Usually when I meet someone new, they say I look like David Mitchell. It’s the eyes mainly.
This doesn’t bother me.
What bothers me slightly is that they used to say I looked like a thin version of David Mitchell. Luckily for my self-esteem, Mr Mitchell has toned up quite a bit over the past five years. That said, my self-inflicted work hours coupled with my lack of regard for my own well-being has probably helped us meet in the middle.
So then: recognition. It’s an interesting one. I’ll tell you an anecdote, so you can track my train of thought and how I got to thinking about this.
Two weeks ago, I was out and about, and I was recognised for the very first time by someone other than my mum or girlfriend.
I was out for dinner with a friend I see about once a month, who had at that point disappeared to the toilet. Having lost my iPhone that week (presumed pinched), I sat there looking despondently into space, wondering what on earth people did before they could check their emails after the five-second social requirement for verbal communication was over.
A guy approached me and apologised for asking an out of the blue question, before asking my name.
“Bertie”, I replied.
“Bertie Stephens”? He responded. “Of Flubit”?
I said yes. Well, it would have been odd not to.
Honestly, it was pretty awesome. He told me he knew of me from the YouTube videos I’d uploaded and from my column in the Kernel – so he’s probably reading this. So, if he is, hi! Bet you didn’t expect this to be the focus of a column, did you?
In fact, I’m hoping you are reading, because I need to apologise to you.
You suggested that you thought things were going well with my start-up. You told me you were impressed with the service it offers and how simple it all seems. You then went on to tell me about your idea for an ecommerce start-up and plans to go out to Silicon Valley.
To all of these I stood (well, sat, I think) smiling, agreeing, nodding and offering positive support. Socially, this was the correct thing to have done, I assume. But it didn’t help, did it? And for that – I’m sorry.
What I should have explained to you is how you’ll hit problems with fraud in e-commerce, like we had that week. We had to stall payments to suppliers and delay orders.
That kind of advice that would have been useful, rather than some wonderful gushing flood of optimism that you could have got from reading a tech blog.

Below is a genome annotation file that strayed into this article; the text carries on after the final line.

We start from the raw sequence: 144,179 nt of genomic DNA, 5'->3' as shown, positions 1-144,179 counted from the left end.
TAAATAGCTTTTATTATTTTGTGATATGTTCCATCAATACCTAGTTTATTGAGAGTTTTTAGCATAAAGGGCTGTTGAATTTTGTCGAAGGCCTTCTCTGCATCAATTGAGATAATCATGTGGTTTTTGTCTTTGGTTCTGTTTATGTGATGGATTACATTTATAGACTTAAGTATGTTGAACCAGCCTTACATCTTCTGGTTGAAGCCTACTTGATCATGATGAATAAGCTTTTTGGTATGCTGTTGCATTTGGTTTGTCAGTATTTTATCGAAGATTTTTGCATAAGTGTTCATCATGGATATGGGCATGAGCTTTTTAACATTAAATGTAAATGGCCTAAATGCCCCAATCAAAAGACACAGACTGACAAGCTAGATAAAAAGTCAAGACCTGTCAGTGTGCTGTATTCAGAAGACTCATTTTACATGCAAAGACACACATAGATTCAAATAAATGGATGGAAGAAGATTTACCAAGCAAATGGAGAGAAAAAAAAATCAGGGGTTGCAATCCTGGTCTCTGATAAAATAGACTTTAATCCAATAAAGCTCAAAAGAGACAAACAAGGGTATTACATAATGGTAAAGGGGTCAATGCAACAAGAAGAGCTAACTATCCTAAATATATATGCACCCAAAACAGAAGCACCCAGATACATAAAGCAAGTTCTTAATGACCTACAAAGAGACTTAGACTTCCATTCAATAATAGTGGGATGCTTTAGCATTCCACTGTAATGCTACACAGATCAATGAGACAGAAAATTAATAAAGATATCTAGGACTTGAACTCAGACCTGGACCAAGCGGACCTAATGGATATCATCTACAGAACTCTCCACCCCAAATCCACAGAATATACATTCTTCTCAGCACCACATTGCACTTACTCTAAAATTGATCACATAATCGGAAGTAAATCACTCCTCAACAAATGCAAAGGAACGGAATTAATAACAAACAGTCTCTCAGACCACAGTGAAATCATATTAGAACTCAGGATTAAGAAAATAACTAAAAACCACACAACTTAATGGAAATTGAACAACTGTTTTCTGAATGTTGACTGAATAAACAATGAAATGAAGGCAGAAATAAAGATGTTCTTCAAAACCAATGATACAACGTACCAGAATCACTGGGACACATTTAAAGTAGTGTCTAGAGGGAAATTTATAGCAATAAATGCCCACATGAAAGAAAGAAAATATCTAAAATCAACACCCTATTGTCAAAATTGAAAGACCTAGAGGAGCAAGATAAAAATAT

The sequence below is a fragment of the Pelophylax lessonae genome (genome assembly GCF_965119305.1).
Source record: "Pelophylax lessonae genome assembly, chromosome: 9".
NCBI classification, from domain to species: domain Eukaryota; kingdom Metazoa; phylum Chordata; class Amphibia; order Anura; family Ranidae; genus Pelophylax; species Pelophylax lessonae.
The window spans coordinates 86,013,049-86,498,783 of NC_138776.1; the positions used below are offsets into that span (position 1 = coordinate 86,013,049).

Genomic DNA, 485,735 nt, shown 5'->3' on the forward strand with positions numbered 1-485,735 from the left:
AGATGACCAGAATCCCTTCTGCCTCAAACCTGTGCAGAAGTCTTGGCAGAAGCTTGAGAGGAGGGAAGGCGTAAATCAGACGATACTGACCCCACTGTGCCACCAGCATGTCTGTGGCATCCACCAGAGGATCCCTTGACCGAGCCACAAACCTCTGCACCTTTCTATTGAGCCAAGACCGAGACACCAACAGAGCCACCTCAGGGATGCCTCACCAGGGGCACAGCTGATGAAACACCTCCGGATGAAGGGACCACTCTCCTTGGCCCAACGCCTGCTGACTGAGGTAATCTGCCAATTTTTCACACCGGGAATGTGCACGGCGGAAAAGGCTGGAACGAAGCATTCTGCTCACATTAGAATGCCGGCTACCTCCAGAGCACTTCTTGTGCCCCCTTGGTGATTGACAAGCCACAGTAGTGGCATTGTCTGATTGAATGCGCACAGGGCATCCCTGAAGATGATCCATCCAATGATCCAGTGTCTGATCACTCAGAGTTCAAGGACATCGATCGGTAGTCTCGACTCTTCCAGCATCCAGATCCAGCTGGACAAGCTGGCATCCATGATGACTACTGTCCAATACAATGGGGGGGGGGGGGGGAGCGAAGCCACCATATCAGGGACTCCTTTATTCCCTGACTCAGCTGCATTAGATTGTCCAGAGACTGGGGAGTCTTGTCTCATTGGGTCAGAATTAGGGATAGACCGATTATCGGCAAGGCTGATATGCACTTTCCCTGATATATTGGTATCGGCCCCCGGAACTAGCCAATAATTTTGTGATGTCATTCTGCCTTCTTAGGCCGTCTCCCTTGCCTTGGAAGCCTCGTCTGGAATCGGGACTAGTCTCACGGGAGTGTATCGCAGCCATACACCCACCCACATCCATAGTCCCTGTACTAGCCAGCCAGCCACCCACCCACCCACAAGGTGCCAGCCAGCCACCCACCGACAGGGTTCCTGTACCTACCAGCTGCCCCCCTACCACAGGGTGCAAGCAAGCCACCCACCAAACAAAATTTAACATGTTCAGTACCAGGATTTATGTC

This time last year, with the previous model we ran at my start-up, we had hardly any sales. It wasn’t great. Now, after changing how we operate, we have quite a bit to boast about. It’s quite a contrast.
We’re not receiving the level of orders that Fab.com does – yet – or boasting the growth Pinterest does – yet – but we’ve made remarkable leaps forward.
But to me, and me alone, the situation has not changed. Because, just as it should be, I’m only looking forward. I now see the challenges of needing increased margin and revenue per order (rather than just needing an increase in orders). I also see how I have to raise the next round of investment.
You get the picture.
You assume when you look at others you either admire, follow, or have a vague interest in, that they would readily acknowledge their success – but I’m beginning to realise that when you’re in the moment, you don’t see anything other than the next challenge.
It’s probably a good thing. The last thing your investor or business partner would want is for you to take a holiday in celebration of gaining your thousandth customer. (I mean, who cares, really.)
I can assume that the person I was having dinner with probably doesn’t see it either. But to me, he is very successful. He built an IT company from scratch, has invested his money wisely into various assets and has an growing client base. But my guess is, he’s probably too worried about a client whose server has fallen over to see it.
Saying that, he just called me as I was writing this. Weird. I asked him if he thought he was successful. He thought about it for a bit. The answer, when it came, was “not yet”.
Another ex-colleague of mine has started his own agency. We catch up intermittently, but they’re producing their first bits of work for their new clients. It’s amazing that he went out on a limb, started his own company, produced work and took home a paycheck.
I have no idea how the Mark Zuckerbergs and the Bill Gateses of the world would see it. Maybe we should ask them. But what we’re talking about here is you.
We have a thing called “flubilosophy” at my company. One of the rules is: “Check out that behind”. In short, take a moment to really appreciate where you’re at, however unsteady the “ahead” feels.
For me? I’ve run a successful media company, I’ve raised money and started a tech venture, and I’ve built an awesome team around me. Little triumphs in the grand scheme of things.
So I should take them and run with them, because they’re all things that should be appreciated. And it’s very easy not to. But, like the friends I’ve just mentioned, I don’t think I’m successful, because there are just far too many things ahead that are still waiting to be accomplished.
So, while success might not happen for you, it’s probably happening to you. You just don’t recognise it.
Maybe that’s the best way. After all, if you get complacent, you’re screwed.
But, from time to time, do take three minutes for a little celebration. You deserve it.